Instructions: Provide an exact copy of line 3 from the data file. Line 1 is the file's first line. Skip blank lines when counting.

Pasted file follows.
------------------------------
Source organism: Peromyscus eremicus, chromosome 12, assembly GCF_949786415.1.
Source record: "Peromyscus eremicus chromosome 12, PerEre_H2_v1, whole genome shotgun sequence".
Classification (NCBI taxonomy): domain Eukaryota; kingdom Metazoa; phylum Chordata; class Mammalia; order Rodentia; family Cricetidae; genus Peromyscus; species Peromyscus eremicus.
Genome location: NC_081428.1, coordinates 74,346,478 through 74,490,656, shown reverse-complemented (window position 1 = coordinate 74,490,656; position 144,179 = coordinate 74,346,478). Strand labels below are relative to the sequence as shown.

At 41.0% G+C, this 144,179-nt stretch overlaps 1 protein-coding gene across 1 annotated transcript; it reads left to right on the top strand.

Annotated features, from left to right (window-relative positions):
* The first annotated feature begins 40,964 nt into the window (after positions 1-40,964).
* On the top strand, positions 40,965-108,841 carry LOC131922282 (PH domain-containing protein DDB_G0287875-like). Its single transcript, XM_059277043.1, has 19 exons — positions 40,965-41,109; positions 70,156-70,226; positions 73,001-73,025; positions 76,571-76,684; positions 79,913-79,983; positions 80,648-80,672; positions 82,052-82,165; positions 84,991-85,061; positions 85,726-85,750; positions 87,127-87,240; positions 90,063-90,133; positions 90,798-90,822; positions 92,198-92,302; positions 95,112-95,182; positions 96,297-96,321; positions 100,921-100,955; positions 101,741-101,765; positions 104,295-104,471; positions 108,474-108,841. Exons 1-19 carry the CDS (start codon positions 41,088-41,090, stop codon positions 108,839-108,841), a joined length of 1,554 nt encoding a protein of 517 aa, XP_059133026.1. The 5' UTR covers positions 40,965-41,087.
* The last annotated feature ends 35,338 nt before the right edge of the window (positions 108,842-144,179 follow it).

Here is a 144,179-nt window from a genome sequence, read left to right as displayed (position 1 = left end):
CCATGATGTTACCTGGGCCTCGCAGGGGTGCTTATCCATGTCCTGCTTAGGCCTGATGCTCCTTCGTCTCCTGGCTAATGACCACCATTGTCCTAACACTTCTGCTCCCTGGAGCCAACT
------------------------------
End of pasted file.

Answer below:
Classification (NCBI taxonomy): domain Eukaryota; kingdom Metazoa; phylum Chordata; class Mammalia; order Rodentia; family Cricetidae; genus Peromyscus; species Peromyscus eremicus.